The 8th technique described is "Risk register with risk events not linked to a decision" in which a risk event list is created by considering objectives or activities, not by considering a decision in which some factors are uncertain. Matthew believes the natural follow up is "Risk Listing" – see below. My points in this article are that:

  • Risk is more than events. Specifically it includes uncertainty surrounding the achievement of objectives.
  • Self-imposed decisions is a useful concept. These go beyond core decisions and include balance sheet management.

Models: the natural complement to risk registers

A risk register is a simple tool. Often we don't get enough from it. A risk register is, by its very nature, a list means and doesn't allow well for:

  1. Dependencies between risk. Combined impacts may not be the sum of indivudual impacts. Probabilities may not be independent.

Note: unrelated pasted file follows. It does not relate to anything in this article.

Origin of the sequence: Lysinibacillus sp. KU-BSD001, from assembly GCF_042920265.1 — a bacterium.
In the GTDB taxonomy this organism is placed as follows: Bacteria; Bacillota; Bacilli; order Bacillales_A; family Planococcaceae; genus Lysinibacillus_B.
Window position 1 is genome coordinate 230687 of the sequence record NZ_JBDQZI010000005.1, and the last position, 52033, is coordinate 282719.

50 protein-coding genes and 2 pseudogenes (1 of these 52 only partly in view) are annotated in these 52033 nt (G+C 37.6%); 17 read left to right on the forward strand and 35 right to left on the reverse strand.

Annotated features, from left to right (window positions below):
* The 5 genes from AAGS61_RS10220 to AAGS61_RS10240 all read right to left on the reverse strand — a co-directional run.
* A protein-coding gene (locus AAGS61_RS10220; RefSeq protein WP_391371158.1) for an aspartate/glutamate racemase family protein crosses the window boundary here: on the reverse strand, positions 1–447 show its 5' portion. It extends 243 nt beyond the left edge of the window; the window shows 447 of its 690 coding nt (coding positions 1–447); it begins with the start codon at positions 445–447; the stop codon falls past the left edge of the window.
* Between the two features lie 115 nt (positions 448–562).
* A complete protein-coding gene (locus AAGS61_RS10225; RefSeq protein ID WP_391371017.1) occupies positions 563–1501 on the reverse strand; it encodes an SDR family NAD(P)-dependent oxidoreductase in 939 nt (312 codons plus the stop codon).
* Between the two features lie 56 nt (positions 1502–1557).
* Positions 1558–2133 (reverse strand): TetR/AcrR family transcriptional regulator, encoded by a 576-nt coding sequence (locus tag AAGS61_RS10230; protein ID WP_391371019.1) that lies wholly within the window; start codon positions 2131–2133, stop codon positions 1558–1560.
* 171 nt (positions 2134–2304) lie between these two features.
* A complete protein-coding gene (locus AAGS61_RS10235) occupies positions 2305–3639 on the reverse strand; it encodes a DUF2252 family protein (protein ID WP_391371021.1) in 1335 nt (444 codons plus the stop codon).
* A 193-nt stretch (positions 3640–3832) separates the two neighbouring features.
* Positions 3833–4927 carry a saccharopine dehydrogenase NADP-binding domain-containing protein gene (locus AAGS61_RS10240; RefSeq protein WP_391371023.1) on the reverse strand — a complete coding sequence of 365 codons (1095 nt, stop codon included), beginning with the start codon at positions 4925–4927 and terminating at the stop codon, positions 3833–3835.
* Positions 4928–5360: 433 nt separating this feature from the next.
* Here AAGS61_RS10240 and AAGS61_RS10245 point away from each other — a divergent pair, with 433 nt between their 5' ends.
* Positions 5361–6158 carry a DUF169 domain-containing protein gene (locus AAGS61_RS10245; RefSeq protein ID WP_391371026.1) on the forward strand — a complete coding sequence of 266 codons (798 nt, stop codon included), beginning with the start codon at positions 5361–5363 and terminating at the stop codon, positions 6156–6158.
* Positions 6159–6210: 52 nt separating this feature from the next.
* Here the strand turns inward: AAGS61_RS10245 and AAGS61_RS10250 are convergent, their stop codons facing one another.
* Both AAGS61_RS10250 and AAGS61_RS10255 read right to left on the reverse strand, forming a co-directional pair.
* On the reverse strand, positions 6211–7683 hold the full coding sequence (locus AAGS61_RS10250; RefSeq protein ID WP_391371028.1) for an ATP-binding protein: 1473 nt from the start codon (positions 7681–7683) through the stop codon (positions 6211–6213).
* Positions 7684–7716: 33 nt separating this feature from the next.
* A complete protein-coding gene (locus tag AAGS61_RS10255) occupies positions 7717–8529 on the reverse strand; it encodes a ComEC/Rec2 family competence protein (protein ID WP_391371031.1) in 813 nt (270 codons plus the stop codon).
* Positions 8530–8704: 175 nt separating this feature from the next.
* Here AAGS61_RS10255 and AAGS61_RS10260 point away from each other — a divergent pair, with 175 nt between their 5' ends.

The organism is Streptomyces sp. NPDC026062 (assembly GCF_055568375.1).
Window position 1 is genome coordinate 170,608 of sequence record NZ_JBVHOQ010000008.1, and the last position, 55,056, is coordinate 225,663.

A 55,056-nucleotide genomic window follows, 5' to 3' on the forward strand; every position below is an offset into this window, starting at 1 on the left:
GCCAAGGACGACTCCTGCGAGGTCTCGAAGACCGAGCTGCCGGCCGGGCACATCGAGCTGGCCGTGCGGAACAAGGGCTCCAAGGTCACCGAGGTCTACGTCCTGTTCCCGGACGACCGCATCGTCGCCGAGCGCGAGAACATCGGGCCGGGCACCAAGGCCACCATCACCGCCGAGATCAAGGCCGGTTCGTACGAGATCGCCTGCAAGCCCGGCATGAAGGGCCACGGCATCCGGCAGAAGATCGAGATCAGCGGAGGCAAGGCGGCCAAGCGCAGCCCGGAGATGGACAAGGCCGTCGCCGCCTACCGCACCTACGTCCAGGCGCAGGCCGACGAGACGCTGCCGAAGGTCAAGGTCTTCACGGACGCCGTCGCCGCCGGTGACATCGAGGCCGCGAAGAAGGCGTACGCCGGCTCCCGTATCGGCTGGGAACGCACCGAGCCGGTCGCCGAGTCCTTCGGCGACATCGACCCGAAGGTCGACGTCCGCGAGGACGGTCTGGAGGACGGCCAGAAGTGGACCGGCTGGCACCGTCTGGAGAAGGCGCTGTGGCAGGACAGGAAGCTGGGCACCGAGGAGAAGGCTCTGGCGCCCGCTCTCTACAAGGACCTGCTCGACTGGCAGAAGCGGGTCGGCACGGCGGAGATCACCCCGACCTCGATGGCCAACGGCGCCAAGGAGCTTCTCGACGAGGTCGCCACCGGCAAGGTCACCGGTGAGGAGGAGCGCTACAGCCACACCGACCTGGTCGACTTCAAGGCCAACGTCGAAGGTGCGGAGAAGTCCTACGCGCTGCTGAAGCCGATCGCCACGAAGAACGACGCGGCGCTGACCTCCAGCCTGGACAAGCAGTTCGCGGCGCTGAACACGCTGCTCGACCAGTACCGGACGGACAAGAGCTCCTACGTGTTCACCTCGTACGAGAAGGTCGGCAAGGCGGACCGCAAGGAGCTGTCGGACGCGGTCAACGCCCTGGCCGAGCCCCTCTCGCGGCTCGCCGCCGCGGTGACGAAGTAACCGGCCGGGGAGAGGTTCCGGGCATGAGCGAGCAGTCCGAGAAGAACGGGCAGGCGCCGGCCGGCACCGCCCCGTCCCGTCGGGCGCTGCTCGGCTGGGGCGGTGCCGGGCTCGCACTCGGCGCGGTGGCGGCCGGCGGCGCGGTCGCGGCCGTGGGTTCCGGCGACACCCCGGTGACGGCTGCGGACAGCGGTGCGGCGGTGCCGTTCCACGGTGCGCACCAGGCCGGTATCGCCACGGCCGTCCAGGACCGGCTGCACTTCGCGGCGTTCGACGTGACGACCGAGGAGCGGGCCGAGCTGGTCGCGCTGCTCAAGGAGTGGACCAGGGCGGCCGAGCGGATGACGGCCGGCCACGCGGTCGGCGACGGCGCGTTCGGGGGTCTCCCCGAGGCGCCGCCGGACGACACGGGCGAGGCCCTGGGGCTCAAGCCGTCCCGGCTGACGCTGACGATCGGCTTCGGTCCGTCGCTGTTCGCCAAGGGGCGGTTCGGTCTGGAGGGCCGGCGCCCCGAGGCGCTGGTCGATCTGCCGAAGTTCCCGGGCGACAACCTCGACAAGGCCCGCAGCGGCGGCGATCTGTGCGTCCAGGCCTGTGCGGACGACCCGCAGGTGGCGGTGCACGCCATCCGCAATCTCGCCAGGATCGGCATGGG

2. Aggregation. Sometimes total risk across the organisation is important. Because of (1) above risk registers don't really support this

A model which projects cashflows can provide solutions to the above. Even a completely deterministic model can produce combined impacts. A financial projection model should be central to a business as an internal tool used to support value maximisation. A basic model can extended to support risk-adjusted value.

Where next? The risk register series

User beware. Many risk experts have warned of the common flaws in risk registers. It doesn't have to be this way. The first half of the set of articles below is generally positive, starting with how five potential audiences might make better use of risk registers. The second half warns of some really dangerous flaws.

© 2014-2017: 4A Risk Management; a trading name of Transformaction Development Limited